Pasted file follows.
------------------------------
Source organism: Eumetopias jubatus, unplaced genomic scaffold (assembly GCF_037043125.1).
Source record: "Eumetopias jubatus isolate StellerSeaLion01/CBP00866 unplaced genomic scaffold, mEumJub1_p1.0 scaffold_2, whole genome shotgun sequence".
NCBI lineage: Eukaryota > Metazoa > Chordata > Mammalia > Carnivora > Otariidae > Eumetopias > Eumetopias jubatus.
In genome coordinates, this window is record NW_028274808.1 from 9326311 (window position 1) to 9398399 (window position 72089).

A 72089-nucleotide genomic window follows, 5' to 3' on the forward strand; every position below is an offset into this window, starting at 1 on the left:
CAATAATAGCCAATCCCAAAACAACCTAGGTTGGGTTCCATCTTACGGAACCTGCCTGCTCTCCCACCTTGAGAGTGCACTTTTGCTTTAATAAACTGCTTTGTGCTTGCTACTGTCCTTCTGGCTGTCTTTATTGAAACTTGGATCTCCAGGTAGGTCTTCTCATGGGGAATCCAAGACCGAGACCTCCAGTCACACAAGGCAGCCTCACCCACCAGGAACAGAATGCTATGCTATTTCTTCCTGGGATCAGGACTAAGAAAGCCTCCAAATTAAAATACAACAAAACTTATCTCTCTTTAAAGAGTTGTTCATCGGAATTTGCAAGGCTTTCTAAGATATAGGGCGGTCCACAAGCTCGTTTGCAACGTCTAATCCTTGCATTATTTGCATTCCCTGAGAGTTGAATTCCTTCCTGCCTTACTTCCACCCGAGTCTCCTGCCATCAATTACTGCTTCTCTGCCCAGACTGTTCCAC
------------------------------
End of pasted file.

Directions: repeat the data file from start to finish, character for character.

Source organism: Eumetopias jubatus, unplaced genomic scaffold (assembly GCF_037043125.1).
Source record: "Eumetopias jubatus isolate StellerSeaLion01/CBP00866 unplaced genomic scaffold, mEumJub1_p1.0 scaffold_2, whole genome shotgun sequence".
NCBI lineage: Eukaryota > Metazoa > Chordata > Mammalia > Carnivora > Otariidae > Eumetopias > Eumetopias jubatus.
In genome coordinates, this window is record NW_028274808.1 from 9326311 (window position 1) to 9398399 (window position 72089).

A 72089-nucleotide genomic window follows, 5' to 3' on the forward strand; every position below is an offset into this window, starting at 1 on the left:
CAATAATAGCCAATCCCAAAACAACCTAGGTTGGGTTCCATCTTACGGAACCTGCCTGCTCTCCCACCTTGAGAGTGCACTTTTGCTTTAATAAACTGCTTTGTGCTTGCTACTGTCCTTCTGGCTGTCTTTATTGAAACTTGGATCTCCAGGTAGGTCTTCTCATGGGGAATCCAAGACCGAGACCTCCAGTCACACAAGGCAGCCTCACCCACCAGGAACAGAATGCTATGCTATTTCTTCCTGGGATCAGGACTAAGAAAGCCTCCAAATTAAAATACAACAAAACTTATCTCTCTTTAAAGAGTTGTTCATCGGAATTTGCAAGGCTTTCTAAGATATAGGGCGGTCCACAAGCTCGTTTGCAACGTCTAATCCTTGCATTATTTGCATTCCCTGAGAGTTGAATTCCTTCCTGCCTTACTTCCACCCGAGTCTCCTGCCATCAATTACTGCTTCTCTGCCCAGACTGTTCCAC